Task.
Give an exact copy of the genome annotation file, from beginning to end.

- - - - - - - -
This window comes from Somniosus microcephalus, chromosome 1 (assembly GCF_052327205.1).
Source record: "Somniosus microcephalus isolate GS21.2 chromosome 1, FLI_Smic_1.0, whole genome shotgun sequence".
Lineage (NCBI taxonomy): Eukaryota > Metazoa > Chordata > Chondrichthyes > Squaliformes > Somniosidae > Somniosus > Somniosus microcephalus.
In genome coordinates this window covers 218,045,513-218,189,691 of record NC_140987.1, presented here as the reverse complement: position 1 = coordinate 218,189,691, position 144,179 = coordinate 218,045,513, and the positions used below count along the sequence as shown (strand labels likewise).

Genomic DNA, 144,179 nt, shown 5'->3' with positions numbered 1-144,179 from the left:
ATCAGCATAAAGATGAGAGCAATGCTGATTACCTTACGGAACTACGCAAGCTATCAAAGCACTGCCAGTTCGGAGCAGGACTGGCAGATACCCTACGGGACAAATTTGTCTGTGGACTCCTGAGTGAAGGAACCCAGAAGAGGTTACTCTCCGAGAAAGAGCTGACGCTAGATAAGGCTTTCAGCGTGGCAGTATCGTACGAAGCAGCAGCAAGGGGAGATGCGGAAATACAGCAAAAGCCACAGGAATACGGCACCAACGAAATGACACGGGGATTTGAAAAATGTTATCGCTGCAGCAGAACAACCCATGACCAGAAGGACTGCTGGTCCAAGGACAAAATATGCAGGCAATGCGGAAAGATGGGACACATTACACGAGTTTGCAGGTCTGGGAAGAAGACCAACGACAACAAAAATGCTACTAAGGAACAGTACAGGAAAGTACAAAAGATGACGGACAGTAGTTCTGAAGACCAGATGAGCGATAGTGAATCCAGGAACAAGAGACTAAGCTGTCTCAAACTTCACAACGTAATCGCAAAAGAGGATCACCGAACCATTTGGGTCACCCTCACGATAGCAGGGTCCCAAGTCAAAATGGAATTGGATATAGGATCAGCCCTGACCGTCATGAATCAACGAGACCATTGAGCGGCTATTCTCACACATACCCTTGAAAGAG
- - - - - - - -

This window comes from Somniosus microcephalus, chromosome 1 (assembly GCF_052327205.1).
Source record: "Somniosus microcephalus isolate GS21.2 chromosome 1, FLI_Smic_1.0, whole genome shotgun sequence".
Lineage (NCBI taxonomy): Eukaryota > Metazoa > Chordata > Chondrichthyes > Squaliformes > Somniosidae > Somniosus > Somniosus microcephalus.
In genome coordinates this window covers 218,045,513-218,189,691 of record NC_140987.1, presented here as the reverse complement: position 1 = coordinate 218,189,691, position 144,179 = coordinate 218,045,513, and the positions used below count along the sequence as shown (strand labels likewise).

Genomic DNA, 144,179 nt, shown 5'->3' with positions numbered 1-144,179 from the left:
ATCAGCATAAAGATGAGAGCAATGCTGATTACCTTACGGAACTACGCAAGCTATCAAAGCACTGCCAGTTCGGAGCAGGACTGGCAGATACCCTACGGGACAAATTTGTCTGTGGACTCCTGAGTGAAGGAACCCAGAAGAGGTTACTCTCCGAGAAAGAGCTGACGCTAGATAAGGCTTTCAGCGTGGCAGTATCGTACGAAGCAGCAGCAAGGGGAGATGCGGAAATACAGCAAAAGCCACAGGAATACGGCACCAACGAAATGACACGGGGATTTGAAAAATGTTATCGCTGCAGCAGAACAACCCATGACCAGAAGGACTGCTGGTCCAAGGACAAAATATGCAGGCAATGCGGAAAGATGGGACACATTACACGAGTTTGCAGGTCTGGGAAGAAGACCAACGACAACAAAAATGCTACTAAGGAACAGTACAGGAAAGTACAAAAGATGACGGACAGTAGTTCTGAAGACCAGATGAGCGATAGTGAATCCAGGAACAAGAGACTAAGCTGTCTCAAACTTCACAACGTAATCGCAAAAGAGGATCACCGAACCATTTGGGTCACCCTCACGATAGCAGGGTCCCAAGTCAAAATGGAATTGGATATAGGATCAGCCCTGACCGTCATGAATCAACGAGACCATTGAGCGGCTATTCTCACACATACCCTTGAAAGAG